- Here are the steps of editing a dramatic conversation (dialog). Remember: These rules apply only to a conversation in a dramatic scene.
Step 1 - Select the best audio
- For each sentence, you must select the best shot based on the quality of the spoken words.
- Don't worry about the picture
- With professionally filmed dailies, the picture is usually good, even for the worst of the circle takes (which are the best of the film dailies.) You should have an acceptable picture no matter which audio snippet you select.
- Compare only one sentence at a time
- Normally, each piece of the script is assembled into a conversation, one piece at a time. Conversations in motion pictures tend to have very short dialog... one sentence each, back and forth, back and forth. Therefore, look at only one sentence at a time. Find all of the takes that have the sentence and listen to how the actor say just those words.
- Start by rejecting the bad sounding dialog for that sentence. Then it becomes easy to find the best clip for that sentence.
- Adjust the natural rhythm
- Once you have selected the best audio, you adjust the edits of the audio to create a natural rhythm of the conversation -- back and forth, back and forth. Therefore, you must adjust the gaps between the pieces of dialog.
- Fortunately, when you have highly skilled actors, their natural speaking voice will already have perfect timing between each piece of dialog (between each sentence.) Just cut half way between sentences and it will probably already be perfect.
- Again, don't worry too much about the picture for now
- When you are finished selecting the best audio, the picture might not look ideal but the audio will sound OK. The scene will sound like a real conversation even though the different pieces of the conversation come from many different takes. That is absolutely amazing!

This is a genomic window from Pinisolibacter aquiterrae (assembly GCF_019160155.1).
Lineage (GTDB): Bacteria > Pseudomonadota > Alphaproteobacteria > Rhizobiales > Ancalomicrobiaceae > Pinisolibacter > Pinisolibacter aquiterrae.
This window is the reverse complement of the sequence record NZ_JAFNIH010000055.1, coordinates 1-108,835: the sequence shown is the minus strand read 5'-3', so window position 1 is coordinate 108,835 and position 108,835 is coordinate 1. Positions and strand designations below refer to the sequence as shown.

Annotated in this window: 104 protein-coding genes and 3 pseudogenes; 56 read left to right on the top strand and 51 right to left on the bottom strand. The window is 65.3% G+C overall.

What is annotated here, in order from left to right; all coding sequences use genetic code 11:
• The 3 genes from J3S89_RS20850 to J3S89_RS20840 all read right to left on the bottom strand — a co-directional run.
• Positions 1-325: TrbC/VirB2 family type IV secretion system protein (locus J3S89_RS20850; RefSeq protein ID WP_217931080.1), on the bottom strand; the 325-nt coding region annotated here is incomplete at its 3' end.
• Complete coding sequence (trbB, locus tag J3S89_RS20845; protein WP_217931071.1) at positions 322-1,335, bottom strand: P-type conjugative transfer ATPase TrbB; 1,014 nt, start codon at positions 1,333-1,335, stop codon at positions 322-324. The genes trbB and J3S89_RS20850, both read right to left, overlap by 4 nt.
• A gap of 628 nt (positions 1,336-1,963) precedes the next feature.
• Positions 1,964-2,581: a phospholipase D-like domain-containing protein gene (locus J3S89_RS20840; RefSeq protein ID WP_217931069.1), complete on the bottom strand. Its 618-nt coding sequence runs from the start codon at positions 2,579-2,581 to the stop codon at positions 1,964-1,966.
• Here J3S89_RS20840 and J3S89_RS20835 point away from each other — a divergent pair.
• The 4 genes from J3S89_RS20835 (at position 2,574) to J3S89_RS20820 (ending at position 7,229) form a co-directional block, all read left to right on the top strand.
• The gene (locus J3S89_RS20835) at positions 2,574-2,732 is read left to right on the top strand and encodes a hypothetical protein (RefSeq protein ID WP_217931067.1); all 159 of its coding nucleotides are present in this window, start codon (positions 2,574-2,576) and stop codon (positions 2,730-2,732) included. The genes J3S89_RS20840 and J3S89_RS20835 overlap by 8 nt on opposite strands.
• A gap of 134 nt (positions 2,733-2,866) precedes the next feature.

- Microphone limitations
- For most filmmaking, there was only one microphone so most of the audio is unuseable. You can use only the shots where the microphone is pointing directly at the actor who is talking. This makes selecting the audio very easy for a scene.
Step 2 - Next adjust the picture (but not the audio)
- Once the audio is perfect, lock the audio. From now on, the audio never changes.
- Once the audio is locked, you adjust the picture by rolling the picture edits forward and backward to find the best visual transistion. This is done by trial and error. This is called an "L-Cut".
Step 3 - Add cut away shots
- Once the audio and the picture edits are perfect, you can add cut-away shots (or insert shots) to enhance the visual look of the scene.
Step 4 - Add the musical score
- Since most of the mood of a scene is created with music, you need to add background music and narrative film music (music which tells a story.)
- As you add narrative film music, you might want to add additional room for the music between the sentences of the dialog. In that case, you go back to step 1 and start all over again to add the extra gaps between the sentences of the dialog. Then things get really fun!
Step 5 - Add sound effects
- Only the dialog is recorded on the movie set. Almost all other sounds must be in post production. You have to add sound effects, walla, ambience and other sounds to make the scene seem real.
- Creating L-Cuts
- An "L-Cut" is where the audio and the picture are not edited at the same point. This edit looks like an "L". Hence the name "L-Cut". Wow!
- Rolling the picture edits
- Everytime you edit for sound, lock the sound track, and then roll the picture edits to find the best visual transition, you create "L-Cuts". If you use this method of editing a conversation, you cannot avoid creating "L-Cuts".
- You can create "L-Cuts" other ways but my method is, by far, the easiest way to do it. This procedure is the easiest to understand.
- Accentuate and emphasize
- L-Cuts do more than just create a nice transition point for the picture. L-Cuts can also emphasize one actor over another by showing the listener's anticipation or reaction to the conversation.
- This is very subtle so you need to study this carefully. This is explained in great detail in Lesson #3 and there are two DVD-Video disks specially designed to show how to make L-Cuts and their impact on storytelling.